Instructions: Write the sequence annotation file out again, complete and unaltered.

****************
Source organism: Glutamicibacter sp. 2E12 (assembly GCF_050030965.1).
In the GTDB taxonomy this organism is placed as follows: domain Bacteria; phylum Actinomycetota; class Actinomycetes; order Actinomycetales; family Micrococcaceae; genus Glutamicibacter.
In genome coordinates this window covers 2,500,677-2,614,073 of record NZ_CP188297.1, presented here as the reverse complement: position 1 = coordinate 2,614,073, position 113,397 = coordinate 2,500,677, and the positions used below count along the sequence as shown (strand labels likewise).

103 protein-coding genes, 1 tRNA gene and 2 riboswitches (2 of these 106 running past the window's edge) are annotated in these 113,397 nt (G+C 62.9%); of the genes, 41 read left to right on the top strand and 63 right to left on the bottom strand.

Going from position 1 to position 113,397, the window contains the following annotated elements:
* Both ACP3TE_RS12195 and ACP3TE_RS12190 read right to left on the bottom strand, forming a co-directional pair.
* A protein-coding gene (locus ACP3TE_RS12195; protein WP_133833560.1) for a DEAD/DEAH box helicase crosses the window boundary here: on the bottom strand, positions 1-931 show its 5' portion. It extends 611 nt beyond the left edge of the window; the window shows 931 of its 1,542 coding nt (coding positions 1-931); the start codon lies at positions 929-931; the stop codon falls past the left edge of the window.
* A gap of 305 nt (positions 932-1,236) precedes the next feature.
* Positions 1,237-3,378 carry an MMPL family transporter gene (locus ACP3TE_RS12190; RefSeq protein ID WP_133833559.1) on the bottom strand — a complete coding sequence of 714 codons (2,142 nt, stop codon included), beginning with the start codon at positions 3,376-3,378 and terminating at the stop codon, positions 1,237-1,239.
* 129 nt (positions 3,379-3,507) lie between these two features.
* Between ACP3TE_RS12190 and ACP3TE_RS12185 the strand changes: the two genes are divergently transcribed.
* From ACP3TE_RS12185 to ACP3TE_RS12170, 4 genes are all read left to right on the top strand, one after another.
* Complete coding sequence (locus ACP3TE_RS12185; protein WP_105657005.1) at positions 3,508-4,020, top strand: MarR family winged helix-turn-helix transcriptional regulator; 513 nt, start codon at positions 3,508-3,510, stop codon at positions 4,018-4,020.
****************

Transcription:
Source organism: Glutamicibacter sp. 2E12 (assembly GCF_050030965.1).
In the GTDB taxonomy this organism is placed as follows: domain Bacteria; phylum Actinomycetota; class Actinomycetes; order Actinomycetales; family Micrococcaceae; genus Glutamicibacter.
In genome coordinates this window covers 2,500,677-2,614,073 of record NZ_CP188297.1, presented here as the reverse complement: position 1 = coordinate 2,614,073, position 113,397 = coordinate 2,500,677, and the positions used below count along the sequence as shown (strand labels likewise).

103 protein-coding genes, 1 tRNA gene and 2 riboswitches (2 of these 106 running past the window's edge) are annotated in these 113,397 nt (G+C 62.9%); of the genes, 41 read left to right on the top strand and 63 right to left on the bottom strand.

Going from position 1 to position 113,397, the window contains the following annotated elements:
* Both ACP3TE_RS12195 and ACP3TE_RS12190 read right to left on the bottom strand, forming a co-directional pair.
* A protein-coding gene (locus ACP3TE_RS12195; protein WP_133833560.1) for a DEAD/DEAH box helicase crosses the window boundary here: on the bottom strand, positions 1-931 show its 5' portion. It extends 611 nt beyond the left edge of the window; the window shows 931 of its 1,542 coding nt (coding positions 1-931); the start codon lies at positions 929-931; the stop codon falls past the left edge of the window.
* A gap of 305 nt (positions 932-1,236) precedes the next feature.
* Positions 1,237-3,378 carry an MMPL family transporter gene (locus ACP3TE_RS12190; RefSeq protein ID WP_133833559.1) on the bottom strand — a complete coding sequence of 714 codons (2,142 nt, stop codon included), beginning with the start codon at positions 3,376-3,378 and terminating at the stop codon, positions 1,237-1,239.
* 129 nt (positions 3,379-3,507) lie between these two features.
* Between ACP3TE_RS12190 and ACP3TE_RS12185 the strand changes: the two genes are divergently transcribed.
* From ACP3TE_RS12185 to ACP3TE_RS12170, 4 genes are all read left to right on the top strand, one after another.
* Complete coding sequence (locus ACP3TE_RS12185; protein WP_105657005.1) at positions 3,508-4,020, top strand: MarR family winged helix-turn-helix transcriptional regulator; 513 nt, start codon at positions 3,508-3,510, stop codon at positions 4,018-4,020.